Location: Poultry Microbiological Safety Research
Title: Salmonella-positive broiler carcasses contaminated by multiple serotypes Authors
Submitted to: International Poultry Scientific Forum
Publication Type: Abstract Only
Publication Acceptance Date: October 15, 2010
Publication Date: January 24, 2011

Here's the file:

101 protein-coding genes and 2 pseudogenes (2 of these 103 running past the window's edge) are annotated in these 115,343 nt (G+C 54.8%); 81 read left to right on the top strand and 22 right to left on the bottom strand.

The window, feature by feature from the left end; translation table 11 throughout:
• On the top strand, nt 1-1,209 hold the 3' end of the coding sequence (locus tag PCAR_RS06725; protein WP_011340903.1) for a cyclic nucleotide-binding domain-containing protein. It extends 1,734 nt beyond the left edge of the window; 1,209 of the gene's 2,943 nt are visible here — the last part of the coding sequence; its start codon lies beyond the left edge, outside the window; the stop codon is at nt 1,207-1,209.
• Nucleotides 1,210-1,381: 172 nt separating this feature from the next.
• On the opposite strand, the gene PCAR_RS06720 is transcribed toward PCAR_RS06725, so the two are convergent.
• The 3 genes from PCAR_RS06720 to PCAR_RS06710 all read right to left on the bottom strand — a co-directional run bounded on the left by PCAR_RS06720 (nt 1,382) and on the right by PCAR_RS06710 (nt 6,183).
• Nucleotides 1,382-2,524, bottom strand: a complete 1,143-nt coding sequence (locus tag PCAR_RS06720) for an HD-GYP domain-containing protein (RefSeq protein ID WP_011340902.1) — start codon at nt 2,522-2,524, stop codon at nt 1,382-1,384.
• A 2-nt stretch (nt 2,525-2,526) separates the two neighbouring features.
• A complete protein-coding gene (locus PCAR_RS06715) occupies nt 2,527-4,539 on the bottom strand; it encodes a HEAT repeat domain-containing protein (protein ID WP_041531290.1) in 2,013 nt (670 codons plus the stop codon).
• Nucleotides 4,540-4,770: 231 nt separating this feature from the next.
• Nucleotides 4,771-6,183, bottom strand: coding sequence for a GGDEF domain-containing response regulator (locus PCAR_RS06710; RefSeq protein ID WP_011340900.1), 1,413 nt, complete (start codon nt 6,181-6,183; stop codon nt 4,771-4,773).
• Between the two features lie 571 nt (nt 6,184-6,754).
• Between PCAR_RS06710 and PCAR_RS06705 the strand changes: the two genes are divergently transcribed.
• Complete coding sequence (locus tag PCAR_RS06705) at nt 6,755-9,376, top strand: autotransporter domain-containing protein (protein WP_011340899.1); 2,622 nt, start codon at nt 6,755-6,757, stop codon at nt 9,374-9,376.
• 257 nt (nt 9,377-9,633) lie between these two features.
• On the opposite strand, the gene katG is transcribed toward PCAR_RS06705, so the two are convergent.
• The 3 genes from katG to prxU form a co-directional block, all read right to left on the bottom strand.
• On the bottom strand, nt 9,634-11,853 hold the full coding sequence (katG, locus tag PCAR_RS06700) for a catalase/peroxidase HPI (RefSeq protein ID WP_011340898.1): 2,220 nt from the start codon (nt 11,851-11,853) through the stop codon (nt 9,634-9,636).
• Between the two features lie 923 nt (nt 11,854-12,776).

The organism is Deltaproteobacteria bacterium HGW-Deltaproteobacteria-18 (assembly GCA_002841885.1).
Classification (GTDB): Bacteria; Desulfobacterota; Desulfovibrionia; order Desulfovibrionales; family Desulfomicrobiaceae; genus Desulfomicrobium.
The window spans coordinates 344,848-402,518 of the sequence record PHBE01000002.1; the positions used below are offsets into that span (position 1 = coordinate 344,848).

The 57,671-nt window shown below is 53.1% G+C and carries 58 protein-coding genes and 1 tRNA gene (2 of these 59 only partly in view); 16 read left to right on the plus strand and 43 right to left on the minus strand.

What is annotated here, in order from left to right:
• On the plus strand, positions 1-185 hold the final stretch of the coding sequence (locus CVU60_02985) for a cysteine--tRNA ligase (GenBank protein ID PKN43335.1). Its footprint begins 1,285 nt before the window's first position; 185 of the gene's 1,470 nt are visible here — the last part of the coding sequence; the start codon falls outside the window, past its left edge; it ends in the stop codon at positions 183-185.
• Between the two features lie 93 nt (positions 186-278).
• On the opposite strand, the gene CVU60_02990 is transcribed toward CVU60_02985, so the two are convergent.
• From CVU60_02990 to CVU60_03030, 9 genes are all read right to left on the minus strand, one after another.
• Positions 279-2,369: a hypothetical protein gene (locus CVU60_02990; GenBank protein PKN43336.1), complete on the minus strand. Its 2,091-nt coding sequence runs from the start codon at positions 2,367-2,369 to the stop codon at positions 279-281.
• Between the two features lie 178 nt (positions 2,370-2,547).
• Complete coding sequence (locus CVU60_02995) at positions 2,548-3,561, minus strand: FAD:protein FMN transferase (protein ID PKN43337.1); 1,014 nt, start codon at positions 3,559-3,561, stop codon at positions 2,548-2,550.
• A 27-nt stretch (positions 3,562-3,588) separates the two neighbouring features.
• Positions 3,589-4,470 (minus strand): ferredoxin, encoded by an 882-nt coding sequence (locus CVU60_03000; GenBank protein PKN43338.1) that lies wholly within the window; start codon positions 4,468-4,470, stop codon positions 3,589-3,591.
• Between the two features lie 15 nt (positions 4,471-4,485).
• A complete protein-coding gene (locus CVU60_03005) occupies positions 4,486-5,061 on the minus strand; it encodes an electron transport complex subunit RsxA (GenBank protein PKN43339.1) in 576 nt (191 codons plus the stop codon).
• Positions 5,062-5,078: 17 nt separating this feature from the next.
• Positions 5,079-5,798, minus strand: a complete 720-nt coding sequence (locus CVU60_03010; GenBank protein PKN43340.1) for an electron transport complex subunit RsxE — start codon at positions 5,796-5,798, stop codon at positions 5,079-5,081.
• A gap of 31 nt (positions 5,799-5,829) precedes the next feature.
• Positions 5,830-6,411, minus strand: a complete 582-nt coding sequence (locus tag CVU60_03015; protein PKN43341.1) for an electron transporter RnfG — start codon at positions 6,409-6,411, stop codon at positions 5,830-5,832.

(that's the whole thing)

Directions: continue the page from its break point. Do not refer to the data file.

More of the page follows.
Citation: Cox Jr, N.A., Cray, P.J., Richardson, L.J., Buhr, R.J., Cason Jr, J.A. 2011. Salmonella-positive broiler carcasses contaminated by multiple serotypes. International Poultry Scientific Forum. 258P, P.74 (ABST). Technical Abstract: Many laboratories that routinely sample broiler carcasses for Salmonella are primarily interested only in determining the presence or absence of Salmonella, so only one colony-forming unit may be selected. The objective of this study was to select several colonies from each of four selective plates to determine what percent of positive carcasses were contaminated with multiple Salmonella serotypes. Broiler carcasses were procured directly from a commercial processing plant post-chilling, individually bagged and transported on ice to the laboratory. Each carcass was rinsed with 100 mL of 1% buffered peptone water for 1 minute and the rinsate collected and incubated for 24 h at 37oC. A 1 mL aliquot was inoculated into Gram-Negative (GN) and tetrathionate (TT) broths. After 24 h at 37oC, 0.1 mL of GN was transferred to Rappaport-Vassiliadis (RV) media and after 48 h, 0.1 mL of the TT was transferred to RV. After incubation two different selective agar plates (Brilliant Green Sulfa and Xylose-Lysine-Tergitol4) were streaked for isolation from the RV tubes. From the 4 incubated plates a maximum of 3 colonies (if available) were selected from each and standard confirmational procedures for Salmonella were performed. From a total of 49 positive carcasses, 7 (14.3%) had only one serotype, 17 (34.7%) had two, 18 (36.7%) had three, 6 (12.2%) had four, and 1 (2%) had five different serotypes. Therefore, over 85% of the Salmonella positive broiler carcasses had multiple serotypes and more than likely many other serotypes went undetected. S. Kentucky was the most frequently detected serotype, accounting for approximately 30% of the isolates. Six serotypes (Kentucky, Berta, Kiambu, Mbandaka, Heidelberg, Senftenberg) accounted for 92.7% of the 124 isolates. On only 11/49 samples (22.4%) did both plating media yield the same serotypes, for the other 38 positive samples there were differences between the plating media. This limited study demonstrates the variability of detecting individual serotypes even when only two plating media are used.